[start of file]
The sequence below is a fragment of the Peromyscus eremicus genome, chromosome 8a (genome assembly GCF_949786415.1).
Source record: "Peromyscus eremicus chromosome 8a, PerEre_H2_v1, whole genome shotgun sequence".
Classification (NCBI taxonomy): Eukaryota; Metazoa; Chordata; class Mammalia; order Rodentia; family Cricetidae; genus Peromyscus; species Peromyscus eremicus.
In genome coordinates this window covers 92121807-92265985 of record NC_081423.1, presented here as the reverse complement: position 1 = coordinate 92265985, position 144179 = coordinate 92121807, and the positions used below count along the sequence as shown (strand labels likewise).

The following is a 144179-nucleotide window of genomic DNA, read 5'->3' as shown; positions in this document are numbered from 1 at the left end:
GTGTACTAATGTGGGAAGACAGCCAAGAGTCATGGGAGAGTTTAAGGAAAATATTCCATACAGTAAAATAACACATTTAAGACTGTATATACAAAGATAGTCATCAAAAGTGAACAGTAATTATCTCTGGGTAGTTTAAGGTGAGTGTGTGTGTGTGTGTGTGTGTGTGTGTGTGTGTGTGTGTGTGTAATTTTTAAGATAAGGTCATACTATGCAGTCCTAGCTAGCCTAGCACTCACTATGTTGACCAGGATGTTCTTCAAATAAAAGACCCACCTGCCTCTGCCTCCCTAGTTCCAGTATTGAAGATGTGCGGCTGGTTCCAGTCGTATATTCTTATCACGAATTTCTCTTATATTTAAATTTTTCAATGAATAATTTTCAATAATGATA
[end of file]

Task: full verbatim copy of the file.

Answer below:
The sequence below is a fragment of the Peromyscus eremicus genome, chromosome 8a (genome assembly GCF_949786415.1).
Source record: "Peromyscus eremicus chromosome 8a, PerEre_H2_v1, whole genome shotgun sequence".
Classification (NCBI taxonomy): Eukaryota; Metazoa; Chordata; class Mammalia; order Rodentia; family Cricetidae; genus Peromyscus; species Peromyscus eremicus.
In genome coordinates this window covers 92121807-92265985 of record NC_081423.1, presented here as the reverse complement: position 1 = coordinate 92265985, position 144179 = coordinate 92121807, and the positions used below count along the sequence as shown (strand labels likewise).

The following is a 144179-nucleotide window of genomic DNA, read 5'->3' as shown; positions in this document are numbered from 1 at the left end:
GTGTACTAATGTGGGAAGACAGCCAAGAGTCATGGGAGAGTTTAAGGAAAATATTCCATACAGTAAAATAACACATTTAAGACTGTATATACAAAGATAGTCATCAAAAGTGAACAGTAATTATCTCTGGGTAGTTTAAGGTGAGTGTGTGTGTGTGTGTGTGTGTGTGTGTGTGTGTGTGTGTGTGTAATTTTTAAGATAAGGTCATACTATGCAGTCCTAGCTAGCCTAGCACTCACTATGTTGACCAGGATGTTCTTCAAATAAAAGACCCACCTGCCTCTGCCTCCCTAGTTCCAGTATTGAAGATGTGCGGCTGGTTCCAGTCGTATATTCTTATCACGAATTTCTCTTATATTTAAATTTTTCAATGAATAATTTTCAATAATGATA